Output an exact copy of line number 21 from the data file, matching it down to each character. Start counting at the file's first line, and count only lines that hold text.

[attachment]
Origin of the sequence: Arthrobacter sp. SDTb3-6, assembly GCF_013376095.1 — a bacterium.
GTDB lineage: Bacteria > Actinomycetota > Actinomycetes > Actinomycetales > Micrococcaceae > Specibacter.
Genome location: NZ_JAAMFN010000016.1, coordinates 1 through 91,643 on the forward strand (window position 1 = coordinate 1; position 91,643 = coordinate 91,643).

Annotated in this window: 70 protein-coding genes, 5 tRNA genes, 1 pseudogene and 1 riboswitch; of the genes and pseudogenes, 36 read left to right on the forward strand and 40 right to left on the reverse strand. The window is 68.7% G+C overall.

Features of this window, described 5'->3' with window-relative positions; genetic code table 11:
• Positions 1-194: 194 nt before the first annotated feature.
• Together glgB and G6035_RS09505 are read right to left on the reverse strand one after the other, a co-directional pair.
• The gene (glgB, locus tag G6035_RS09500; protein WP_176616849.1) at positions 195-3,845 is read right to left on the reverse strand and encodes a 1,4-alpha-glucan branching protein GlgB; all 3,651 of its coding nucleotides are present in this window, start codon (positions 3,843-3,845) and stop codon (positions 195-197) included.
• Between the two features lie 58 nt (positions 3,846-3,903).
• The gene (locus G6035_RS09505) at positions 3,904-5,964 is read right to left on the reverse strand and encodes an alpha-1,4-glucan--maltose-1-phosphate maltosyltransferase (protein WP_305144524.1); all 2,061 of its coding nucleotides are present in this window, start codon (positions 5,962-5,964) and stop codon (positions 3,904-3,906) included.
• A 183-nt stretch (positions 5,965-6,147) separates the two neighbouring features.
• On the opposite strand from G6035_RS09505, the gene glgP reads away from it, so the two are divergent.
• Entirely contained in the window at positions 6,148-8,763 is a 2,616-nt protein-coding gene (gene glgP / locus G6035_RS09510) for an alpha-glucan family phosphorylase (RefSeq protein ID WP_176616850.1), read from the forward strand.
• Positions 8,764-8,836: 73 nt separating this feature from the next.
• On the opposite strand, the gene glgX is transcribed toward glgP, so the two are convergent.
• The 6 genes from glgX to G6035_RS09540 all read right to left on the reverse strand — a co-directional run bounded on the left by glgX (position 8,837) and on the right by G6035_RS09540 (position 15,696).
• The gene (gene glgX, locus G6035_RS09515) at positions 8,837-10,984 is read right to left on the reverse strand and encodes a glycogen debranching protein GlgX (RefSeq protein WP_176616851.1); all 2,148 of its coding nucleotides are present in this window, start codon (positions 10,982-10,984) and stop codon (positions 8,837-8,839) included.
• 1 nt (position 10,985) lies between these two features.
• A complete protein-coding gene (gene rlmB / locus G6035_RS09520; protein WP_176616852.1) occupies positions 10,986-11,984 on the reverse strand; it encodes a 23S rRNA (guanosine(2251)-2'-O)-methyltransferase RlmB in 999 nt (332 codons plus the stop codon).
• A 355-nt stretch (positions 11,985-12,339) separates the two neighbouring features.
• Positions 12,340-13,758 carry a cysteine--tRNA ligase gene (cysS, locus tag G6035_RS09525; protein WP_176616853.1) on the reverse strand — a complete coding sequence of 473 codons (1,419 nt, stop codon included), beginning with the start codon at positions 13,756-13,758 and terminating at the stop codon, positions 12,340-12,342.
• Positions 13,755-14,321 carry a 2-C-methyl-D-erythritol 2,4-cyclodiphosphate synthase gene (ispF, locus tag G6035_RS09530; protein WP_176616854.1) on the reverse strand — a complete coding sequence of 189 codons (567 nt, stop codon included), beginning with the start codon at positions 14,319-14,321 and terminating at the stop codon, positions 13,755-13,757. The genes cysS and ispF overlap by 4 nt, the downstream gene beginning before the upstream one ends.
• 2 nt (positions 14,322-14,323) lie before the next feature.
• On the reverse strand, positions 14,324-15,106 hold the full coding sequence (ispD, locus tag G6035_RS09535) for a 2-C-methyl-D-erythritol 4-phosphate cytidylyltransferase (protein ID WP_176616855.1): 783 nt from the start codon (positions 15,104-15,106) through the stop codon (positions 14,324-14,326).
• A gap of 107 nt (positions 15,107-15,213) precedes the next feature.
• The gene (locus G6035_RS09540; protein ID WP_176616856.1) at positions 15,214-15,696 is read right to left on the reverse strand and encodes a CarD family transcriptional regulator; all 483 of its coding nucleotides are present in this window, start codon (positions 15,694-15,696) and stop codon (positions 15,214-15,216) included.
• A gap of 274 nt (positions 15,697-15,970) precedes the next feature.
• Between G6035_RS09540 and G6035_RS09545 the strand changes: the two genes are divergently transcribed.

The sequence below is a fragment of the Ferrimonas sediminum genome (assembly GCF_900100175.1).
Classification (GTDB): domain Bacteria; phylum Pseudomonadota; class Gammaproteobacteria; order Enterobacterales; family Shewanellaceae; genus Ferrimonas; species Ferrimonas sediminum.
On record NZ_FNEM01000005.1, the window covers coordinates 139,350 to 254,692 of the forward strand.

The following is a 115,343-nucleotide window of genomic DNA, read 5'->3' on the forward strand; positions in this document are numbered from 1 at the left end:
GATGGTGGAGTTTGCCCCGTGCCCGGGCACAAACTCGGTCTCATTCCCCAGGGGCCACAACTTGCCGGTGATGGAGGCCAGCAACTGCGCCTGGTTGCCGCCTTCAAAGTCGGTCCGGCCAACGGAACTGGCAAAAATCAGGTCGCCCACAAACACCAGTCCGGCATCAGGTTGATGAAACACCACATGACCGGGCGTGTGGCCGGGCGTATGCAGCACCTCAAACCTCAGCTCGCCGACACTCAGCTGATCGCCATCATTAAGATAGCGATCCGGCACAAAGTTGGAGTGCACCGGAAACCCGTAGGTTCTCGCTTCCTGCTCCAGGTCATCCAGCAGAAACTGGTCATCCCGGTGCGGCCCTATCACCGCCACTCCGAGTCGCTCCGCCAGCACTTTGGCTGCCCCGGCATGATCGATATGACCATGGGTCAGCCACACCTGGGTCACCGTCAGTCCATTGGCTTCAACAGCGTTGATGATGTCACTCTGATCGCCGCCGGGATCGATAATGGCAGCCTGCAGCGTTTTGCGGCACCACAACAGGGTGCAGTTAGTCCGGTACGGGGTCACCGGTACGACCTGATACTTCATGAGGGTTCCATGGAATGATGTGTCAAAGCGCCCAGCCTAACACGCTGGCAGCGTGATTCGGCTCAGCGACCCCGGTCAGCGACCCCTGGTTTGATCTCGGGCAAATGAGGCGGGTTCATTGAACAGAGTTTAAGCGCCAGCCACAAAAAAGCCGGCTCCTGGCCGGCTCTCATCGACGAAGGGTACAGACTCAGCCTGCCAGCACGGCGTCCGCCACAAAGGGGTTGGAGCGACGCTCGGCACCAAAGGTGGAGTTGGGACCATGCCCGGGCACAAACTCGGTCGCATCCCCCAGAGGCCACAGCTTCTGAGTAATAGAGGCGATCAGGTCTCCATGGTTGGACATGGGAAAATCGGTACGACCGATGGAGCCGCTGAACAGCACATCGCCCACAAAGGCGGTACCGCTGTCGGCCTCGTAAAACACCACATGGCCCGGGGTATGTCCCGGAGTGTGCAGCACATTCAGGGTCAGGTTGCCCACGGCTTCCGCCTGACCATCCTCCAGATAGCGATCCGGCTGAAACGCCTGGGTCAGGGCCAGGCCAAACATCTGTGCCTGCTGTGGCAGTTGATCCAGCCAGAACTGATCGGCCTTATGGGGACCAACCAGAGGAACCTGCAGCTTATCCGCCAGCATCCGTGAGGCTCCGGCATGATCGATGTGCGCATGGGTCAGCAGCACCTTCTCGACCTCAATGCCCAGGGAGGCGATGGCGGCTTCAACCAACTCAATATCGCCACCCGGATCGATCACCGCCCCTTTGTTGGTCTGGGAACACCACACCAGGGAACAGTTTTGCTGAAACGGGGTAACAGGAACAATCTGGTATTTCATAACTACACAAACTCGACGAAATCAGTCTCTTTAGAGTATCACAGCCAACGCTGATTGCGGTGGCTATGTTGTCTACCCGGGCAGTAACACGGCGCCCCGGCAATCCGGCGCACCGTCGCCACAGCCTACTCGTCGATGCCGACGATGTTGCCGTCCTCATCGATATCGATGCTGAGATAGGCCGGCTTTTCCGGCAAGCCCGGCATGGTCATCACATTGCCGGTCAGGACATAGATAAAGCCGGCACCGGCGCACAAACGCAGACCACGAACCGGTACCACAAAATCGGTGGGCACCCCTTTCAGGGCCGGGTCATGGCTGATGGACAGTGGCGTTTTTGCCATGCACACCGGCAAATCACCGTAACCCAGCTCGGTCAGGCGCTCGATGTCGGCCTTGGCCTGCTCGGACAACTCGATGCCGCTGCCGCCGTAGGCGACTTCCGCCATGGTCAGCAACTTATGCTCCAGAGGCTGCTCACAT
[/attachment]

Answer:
• Positions 12,340-13,758 carry a cysteine--tRNA ligase gene (cysS, locus tag G6035_RS09525; protein WP_176616853.1) on the reverse strand — a complete coding sequence of 473 codons (1,419 nt, stop codon included), beginning with the start codon at positions 13,756-13,758 and terminating at the stop codon, positions 12,340-12,342.